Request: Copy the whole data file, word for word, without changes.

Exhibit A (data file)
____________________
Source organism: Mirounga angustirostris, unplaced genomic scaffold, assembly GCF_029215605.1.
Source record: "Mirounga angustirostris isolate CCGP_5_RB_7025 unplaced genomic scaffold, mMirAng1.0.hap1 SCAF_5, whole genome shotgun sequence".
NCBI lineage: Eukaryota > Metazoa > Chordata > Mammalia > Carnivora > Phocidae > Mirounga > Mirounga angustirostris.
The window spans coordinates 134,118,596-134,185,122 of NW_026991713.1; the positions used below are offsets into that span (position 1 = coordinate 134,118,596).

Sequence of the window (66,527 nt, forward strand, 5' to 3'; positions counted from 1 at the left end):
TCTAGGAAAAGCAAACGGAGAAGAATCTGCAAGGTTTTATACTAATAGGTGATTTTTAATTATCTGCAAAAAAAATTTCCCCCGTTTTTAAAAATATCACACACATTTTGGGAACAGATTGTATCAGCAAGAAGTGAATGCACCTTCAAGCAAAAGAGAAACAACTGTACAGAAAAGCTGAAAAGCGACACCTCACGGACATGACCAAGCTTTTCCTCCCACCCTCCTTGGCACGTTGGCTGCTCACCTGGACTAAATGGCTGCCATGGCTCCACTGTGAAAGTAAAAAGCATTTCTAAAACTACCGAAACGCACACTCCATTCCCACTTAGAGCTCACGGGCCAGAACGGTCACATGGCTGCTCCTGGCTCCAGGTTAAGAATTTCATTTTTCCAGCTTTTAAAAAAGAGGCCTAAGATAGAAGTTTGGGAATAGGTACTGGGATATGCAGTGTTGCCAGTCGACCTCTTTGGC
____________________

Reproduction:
Source organism: Mirounga angustirostris, unplaced genomic scaffold, assembly GCF_029215605.1.
Source record: "Mirounga angustirostris isolate CCGP_5_RB_7025 unplaced genomic scaffold, mMirAng1.0.hap1 SCAF_5, whole genome shotgun sequence".
NCBI lineage: Eukaryota > Metazoa > Chordata > Mammalia > Carnivora > Phocidae > Mirounga > Mirounga angustirostris.
The window spans coordinates 134,118,596-134,185,122 of NW_026991713.1; the positions used below are offsets into that span (position 1 = coordinate 134,118,596).

Sequence of the window (66,527 nt, forward strand, 5' to 3'; positions counted from 1 at the left end):
TCTAGGAAAAGCAAACGGAGAAGAATCTGCAAGGTTTTATACTAATAGGTGATTTTTAATTATCTGCAAAAAAAATTTCCCCCGTTTTTAAAAATATCACACACATTTTGGGAACAGATTGTATCAGCAAGAAGTGAATGCACCTTCAAGCAAAAGAGAAACAACTGTACAGAAAAGCTGAAAAGCGACACCTCACGGACATGACCAAGCTTTTCCTCCCACCCTCCTTGGCACGTTGGCTGCTCACCTGGACTAAATGGCTGCCATGGCTCCACTGTGAAAGTAAAAAGCATTTCTAAAACTACCGAAACGCACACTCCATTCCCACTTAGAGCTCACGGGCCAGAACGGTCACATGGCTGCTCCTGGCTCCAGGTTAAGAATTTCATTTTTCCAGCTTTTAAAAAAGAGGCCTAAGATAGAAGTTTGGGAATAGGTACTGGGATATGCAGTGTTGCCAGTCGACCTCTTTGGC